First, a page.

Abstract contemporary textile art
A gallery of abstract and semi-abstract textile art by Mary-Clare Buckle,
one of the UK's leading contemporary textile artists
replacing it with the texture, colour and vibrancy which can only be achieved with fibres.
My aim is always to make my work such that it interacts with light falling on and through it.
... or commission a special piece of textile art to your own requirements.
... or look at my art lights gallery page, for work which has some form of lighting included within the piece - backlighting, UV tubes, fairy lights, etc.
Articles by/about Mary-Clare on textile art and felt making and her work as one of the UK's leading textile artists - click here to read these articles about her approach to textile art and felt making
Mary-Clare Buckle, UK contemporary textile artist
Sweeping away the two-dimensional limitations of painting, Mary-Clare Buckle's textile art work has a tactile, three-dimensional quality and reflects her character - vibrant, colourful, effervescent and full of life.
She has developed the technique of 'Floating' felts, mounting the - ethereal and almost transparent - textile art pieces between sheets of clear acrylic, so that light, whether ambient or intentional, interacts with them. Unlike conventional framing, the viewer's eye is not constrained to a rectangle and, hung slightly away from the wall, the pieces have the appearance of floating in three dimensions.
The artist also lights these semi-transparent pieces from behind or the side, intentionally blurring the boundaries between art and interior design. She also uses gently flashing lights to draw the viewer's attention to a piece and then momentarily divert it from the fibres to the lights themselves.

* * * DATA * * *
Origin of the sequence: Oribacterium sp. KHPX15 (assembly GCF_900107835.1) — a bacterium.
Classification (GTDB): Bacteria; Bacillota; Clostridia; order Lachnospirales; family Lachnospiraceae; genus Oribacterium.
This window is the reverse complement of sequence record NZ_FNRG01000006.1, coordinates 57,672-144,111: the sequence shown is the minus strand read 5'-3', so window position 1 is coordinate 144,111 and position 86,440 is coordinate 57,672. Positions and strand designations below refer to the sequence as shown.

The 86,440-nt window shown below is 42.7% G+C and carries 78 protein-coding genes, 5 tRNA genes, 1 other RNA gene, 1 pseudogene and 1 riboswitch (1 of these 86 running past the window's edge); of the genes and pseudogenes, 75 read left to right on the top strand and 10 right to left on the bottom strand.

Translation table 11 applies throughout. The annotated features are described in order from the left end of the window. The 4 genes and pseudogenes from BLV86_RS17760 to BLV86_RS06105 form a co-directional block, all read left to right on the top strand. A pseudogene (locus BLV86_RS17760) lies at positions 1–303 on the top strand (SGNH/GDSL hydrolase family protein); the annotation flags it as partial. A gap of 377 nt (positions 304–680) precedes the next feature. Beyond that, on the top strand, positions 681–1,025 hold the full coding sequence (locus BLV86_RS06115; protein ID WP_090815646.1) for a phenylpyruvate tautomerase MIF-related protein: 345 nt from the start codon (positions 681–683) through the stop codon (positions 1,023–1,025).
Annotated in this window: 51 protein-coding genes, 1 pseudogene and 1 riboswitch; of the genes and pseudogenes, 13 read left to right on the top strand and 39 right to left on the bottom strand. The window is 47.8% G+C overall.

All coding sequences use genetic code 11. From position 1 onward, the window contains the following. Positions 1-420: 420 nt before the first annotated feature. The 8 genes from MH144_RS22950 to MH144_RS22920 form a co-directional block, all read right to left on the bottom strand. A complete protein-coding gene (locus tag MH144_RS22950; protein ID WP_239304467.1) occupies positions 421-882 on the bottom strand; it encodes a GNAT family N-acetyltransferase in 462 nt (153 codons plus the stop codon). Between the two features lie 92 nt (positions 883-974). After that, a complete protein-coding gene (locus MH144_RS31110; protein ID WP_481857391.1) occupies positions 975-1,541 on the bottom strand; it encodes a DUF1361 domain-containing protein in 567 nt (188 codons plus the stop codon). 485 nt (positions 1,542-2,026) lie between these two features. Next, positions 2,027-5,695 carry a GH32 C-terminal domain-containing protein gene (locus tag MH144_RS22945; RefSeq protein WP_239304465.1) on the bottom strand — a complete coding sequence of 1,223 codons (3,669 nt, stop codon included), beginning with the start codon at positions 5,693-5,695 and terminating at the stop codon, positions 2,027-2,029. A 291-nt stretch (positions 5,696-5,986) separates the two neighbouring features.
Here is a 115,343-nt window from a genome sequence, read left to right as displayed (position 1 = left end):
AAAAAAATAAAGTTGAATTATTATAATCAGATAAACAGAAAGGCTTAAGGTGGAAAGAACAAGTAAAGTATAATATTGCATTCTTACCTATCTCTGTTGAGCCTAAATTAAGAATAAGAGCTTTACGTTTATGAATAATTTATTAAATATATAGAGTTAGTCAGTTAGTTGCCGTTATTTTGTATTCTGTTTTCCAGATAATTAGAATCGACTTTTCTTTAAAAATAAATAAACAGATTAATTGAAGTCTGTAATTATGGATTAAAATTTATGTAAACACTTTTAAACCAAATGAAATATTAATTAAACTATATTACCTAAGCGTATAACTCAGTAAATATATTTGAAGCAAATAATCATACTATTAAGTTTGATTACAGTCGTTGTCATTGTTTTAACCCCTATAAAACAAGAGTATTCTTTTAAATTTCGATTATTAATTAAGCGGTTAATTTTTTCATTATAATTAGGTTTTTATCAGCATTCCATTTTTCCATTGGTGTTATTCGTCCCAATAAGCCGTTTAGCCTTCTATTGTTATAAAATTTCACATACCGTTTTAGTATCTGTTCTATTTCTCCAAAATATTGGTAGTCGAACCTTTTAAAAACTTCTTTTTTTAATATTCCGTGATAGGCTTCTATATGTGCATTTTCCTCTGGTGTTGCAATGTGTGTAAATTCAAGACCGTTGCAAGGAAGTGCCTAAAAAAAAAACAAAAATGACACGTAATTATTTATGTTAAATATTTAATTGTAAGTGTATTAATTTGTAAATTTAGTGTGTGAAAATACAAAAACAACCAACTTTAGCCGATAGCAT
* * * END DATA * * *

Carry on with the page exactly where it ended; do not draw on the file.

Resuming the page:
Other work includes using uv (blacklight) cold cathode tubes mounted within an acrylic frame to create an impression of space and depth - bringing into glowing focus the uv-reactive fibres in the piece, whilst plunging the background into semi-darkness.
Mary-Clare's textile art work is often motivationally informed by the tactile nature and pure colour of the fibre/felt medium itself - 'playing' with an array of different textures and threads and letting the medium control the design. Her main driving force has always been the intensity of colour achievable as a textile artist, but she has recently been also exploring more minimal colours. The lit pieces are inspired by her immersion in popular culture and also particularly the clubbing scene: the fluorescent clothes, glow-sticks, lasers, flashing coloured lights and the semi-abstract moving visuals behind the DJs.
Other inspiration for her textile art includes: modern film and tv production design: the way the sets are coloured and the atmosphere they evoke; mediæval artefacts; textures used in Indian/Moroccan/South American fabrics (related to various trips abroad); lacquer work; Italian glass.
The artist sometimes combines digital images with felt - eg in It's Raining Men, which was originally suggested by the Weather Girls song. She is also producing a series of pieces which highlight or parody the clichés associated with a geographical area or place - for example a British/London-themed piece with images of red phone boxes, double-decker buses, the queen, etc.
Her most recent body of work is on the theme of Britain and the British. She explored our national identity and the image of our iconic flag. This work has allowed her to work much bigger than previously (some pieces are up to 5 metres high) which she found profoundly liberating. She exhibited this work at the Mojo Gallery in Dubai and in the UK.
Her influence is spreading to the next generation of textile artists, with students worldwide studying her work. Her work is featured on the BBC Bitesize website for young people studying GCSE Textiles and also in publications such as Sovremenny Interior ('Modern Interiors'), a Russian Interior Design magazine. Several of her pieces have also been selected for recent books: Textiles Now, by Druscilla Cole; Creative Recycling in Embroidery, by Val Holmes and 1000 Artisan Textiles, by Sandra Salamony & Gina M Brown.
Mary-Clare Buckle was born in the Philippines, studied art and three-dimensional design at the Surrey Institute of Art & Design (Farnham) and the Birmingham Institute of Art and Design (BIAD) and designed and made jewellery for the initial part of her career. Her textile art work can be viewed, all the year round, at her studio-gallery in the artists' enclave of Abbotsbury, in West Dorset, or here on her retail website.